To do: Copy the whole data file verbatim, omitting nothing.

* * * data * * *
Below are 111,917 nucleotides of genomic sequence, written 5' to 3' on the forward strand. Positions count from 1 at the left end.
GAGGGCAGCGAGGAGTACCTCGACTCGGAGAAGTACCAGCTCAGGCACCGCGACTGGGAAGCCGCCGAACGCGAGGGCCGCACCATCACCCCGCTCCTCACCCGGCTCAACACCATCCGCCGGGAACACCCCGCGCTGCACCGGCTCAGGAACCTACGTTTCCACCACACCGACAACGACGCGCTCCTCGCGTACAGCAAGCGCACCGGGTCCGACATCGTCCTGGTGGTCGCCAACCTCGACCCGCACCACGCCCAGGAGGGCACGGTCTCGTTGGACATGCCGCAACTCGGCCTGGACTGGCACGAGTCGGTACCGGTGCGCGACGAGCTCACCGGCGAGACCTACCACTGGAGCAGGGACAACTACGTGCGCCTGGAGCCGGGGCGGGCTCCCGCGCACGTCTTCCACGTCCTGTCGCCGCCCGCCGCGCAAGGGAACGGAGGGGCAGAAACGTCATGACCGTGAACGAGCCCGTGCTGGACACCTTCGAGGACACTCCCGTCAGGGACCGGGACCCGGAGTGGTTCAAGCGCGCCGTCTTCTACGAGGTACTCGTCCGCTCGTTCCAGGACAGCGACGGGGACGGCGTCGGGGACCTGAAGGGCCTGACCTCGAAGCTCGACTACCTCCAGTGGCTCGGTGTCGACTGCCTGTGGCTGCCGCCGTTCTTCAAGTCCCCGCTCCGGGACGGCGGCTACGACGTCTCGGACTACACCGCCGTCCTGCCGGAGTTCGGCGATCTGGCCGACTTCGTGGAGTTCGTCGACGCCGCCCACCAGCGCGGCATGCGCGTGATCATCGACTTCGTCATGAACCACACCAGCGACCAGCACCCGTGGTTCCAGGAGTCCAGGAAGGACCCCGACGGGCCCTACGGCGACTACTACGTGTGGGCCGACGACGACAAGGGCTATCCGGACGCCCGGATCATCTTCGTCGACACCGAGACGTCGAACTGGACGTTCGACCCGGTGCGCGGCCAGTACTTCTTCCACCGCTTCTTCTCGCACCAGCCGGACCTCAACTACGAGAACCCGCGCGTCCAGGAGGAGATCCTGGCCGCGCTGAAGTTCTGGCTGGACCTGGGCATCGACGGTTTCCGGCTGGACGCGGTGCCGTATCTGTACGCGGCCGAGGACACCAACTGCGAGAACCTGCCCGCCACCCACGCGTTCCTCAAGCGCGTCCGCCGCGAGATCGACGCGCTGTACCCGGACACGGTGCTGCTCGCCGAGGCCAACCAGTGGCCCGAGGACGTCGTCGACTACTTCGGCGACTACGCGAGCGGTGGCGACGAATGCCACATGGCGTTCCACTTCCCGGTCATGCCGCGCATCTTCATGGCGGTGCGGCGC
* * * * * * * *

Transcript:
Below are 111,917 nucleotides of genomic sequence, written 5' to 3' on the forward strand. Positions count from 1 at the left end.
GAGGGCAGCGAGGAGTACCTCGACTCGGAGAAGTACCAGCTCAGGCACCGCGACTGGGAAGCCGCCGAACGCGAGGGCCGCACCATCACCCCGCTCCTCACCCGGCTCAACACCATCCGCCGGGAACACCCCGCGCTGCACCGGCTCAGGAACCTACGTTTCCACCACACCGACAACGACGCGCTCCTCGCGTACAGCAAGCGCACCGGGTCCGACATCGTCCTGGTGGTCGCCAACCTCGACCCGCACCACGCCCAGGAGGGCACGGTCTCGTTGGACATGCCGCAACTCGGCCTGGACTGGCACGAGTCGGTACCGGTGCGCGACGAGCTCACCGGCGAGACCTACCACTGGAGCAGGGACAACTACGTGCGCCTGGAGCCGGGGCGGGCTCCCGCGCACGTCTTCCACGTCCTGTCGCCGCCCGCCGCGCAAGGGAACGGAGGGGCAGAAACGTCATGACCGTGAACGAGCCCGTGCTGGACACCTTCGAGGACACTCCCGTCAGGGACCGGGACCCGGAGTGGTTCAAGCGCGCCGTCTTCTACGAGGTACTCGTCCGCTCGTTCCAGGACAGCGACGGGGACGGCGTCGGGGACCTGAAGGGCCTGACCTCGAAGCTCGACTACCTCCAGTGGCTCGGTGTCGACTGCCTGTGGCTGCCGCCGTTCTTCAAGTCCCCGCTCCGGGACGGCGGCTACGACGTCTCGGACTACACCGCCGTCCTGCCGGAGTTCGGCGATCTGGCCGACTTCGTGGAGTTCGTCGACGCCGCCCACCAGCGCGGCATGCGCGTGATCATCGACTTCGTCATGAACCACACCAGCGACCAGCACCCGTGGTTCCAGGAGTCCAGGAAGGACCCCGACGGGCCCTACGGCGACTACTACGTGTGGGCCGACGACGACAAGGGCTATCCGGACGCCCGGATCATCTTCGTCGACACCGAGACGTCGAACTGGACGTTCGACCCGGTGCGCGGCCAGTACTTCTTCCACCGCTTCTTCTCGCACCAGCCGGACCTCAACTACGAGAACCCGCGCGTCCAGGAGGAGATCCTGGCCGCGCTGAAGTTCTGGCTGGACCTGGGCATCGACGGTTTCCGGCTGGACGCGGTGCCGTATCTGTACGCGGCCGAGGACACCAACTGCGAGAACCTGCCCGCCACCCACGCGTTCCTCAAGCGCGTCCGCCGCGAGATCGACGCGCTGTACCCGGACACGGTGCTGCTCGCCGAGGCCAACCAGTGGCCCGAGGACGTCGTCGACTACTTCGGCGACTACGCGAGCGGTGGCGACGAATGCCACATGGCGTTCCACTTCCCGGTCATGCCGCGCATCTTCATGGCGGTGCGGCGC